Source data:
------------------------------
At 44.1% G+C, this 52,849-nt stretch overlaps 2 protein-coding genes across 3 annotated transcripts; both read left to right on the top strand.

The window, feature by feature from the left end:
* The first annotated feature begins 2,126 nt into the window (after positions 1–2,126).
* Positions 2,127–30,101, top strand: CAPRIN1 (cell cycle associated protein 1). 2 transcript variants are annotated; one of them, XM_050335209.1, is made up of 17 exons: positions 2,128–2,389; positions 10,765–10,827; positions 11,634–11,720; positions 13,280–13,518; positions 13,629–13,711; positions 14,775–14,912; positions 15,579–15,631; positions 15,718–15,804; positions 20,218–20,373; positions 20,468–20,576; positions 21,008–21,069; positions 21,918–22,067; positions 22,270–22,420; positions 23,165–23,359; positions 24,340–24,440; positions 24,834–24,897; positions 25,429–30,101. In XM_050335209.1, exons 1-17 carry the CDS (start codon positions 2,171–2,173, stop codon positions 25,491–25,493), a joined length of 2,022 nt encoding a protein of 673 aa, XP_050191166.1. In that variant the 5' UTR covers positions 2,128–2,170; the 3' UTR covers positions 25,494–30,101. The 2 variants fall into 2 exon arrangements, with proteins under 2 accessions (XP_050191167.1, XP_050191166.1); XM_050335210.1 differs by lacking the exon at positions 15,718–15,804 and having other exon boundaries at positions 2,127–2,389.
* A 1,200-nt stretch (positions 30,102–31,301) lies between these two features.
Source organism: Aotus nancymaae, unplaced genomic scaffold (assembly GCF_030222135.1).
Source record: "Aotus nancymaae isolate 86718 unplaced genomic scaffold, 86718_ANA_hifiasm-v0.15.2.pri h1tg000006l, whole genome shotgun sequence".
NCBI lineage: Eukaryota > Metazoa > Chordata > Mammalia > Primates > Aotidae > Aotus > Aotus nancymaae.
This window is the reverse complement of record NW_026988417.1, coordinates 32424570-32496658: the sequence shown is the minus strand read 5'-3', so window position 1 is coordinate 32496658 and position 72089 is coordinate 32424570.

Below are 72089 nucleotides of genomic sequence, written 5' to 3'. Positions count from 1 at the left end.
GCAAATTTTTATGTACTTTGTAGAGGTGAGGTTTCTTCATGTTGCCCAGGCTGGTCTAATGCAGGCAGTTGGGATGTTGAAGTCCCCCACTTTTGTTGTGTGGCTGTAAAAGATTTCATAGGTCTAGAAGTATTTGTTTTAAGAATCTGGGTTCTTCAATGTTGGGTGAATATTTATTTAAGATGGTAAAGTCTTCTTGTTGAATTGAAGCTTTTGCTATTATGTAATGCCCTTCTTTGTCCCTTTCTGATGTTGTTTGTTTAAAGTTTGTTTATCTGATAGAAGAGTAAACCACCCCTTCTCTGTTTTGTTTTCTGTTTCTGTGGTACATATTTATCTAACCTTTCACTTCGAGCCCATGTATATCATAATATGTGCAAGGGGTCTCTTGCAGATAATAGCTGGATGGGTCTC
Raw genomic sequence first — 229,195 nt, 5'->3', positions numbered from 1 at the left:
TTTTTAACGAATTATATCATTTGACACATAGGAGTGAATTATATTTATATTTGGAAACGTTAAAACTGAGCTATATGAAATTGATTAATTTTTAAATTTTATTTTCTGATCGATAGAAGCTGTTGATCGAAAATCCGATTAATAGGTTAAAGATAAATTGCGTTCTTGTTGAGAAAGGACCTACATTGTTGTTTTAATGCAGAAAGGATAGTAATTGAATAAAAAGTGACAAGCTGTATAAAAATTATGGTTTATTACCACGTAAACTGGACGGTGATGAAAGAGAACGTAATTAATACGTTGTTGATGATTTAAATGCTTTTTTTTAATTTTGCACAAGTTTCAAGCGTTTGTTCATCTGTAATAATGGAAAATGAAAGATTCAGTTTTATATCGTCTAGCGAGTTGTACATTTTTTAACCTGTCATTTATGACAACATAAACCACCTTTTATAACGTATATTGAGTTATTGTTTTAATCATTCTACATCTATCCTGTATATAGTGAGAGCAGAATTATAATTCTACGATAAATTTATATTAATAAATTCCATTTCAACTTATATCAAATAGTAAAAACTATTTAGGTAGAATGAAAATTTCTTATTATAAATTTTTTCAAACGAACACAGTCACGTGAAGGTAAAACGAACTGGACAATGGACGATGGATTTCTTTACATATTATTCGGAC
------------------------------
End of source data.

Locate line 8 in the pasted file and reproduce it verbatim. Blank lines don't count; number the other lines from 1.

NCBI lineage: Eukaryota > Metazoa > Chordata > Mammalia > Primates > Aotidae > Aotus > Aotus nancymaae.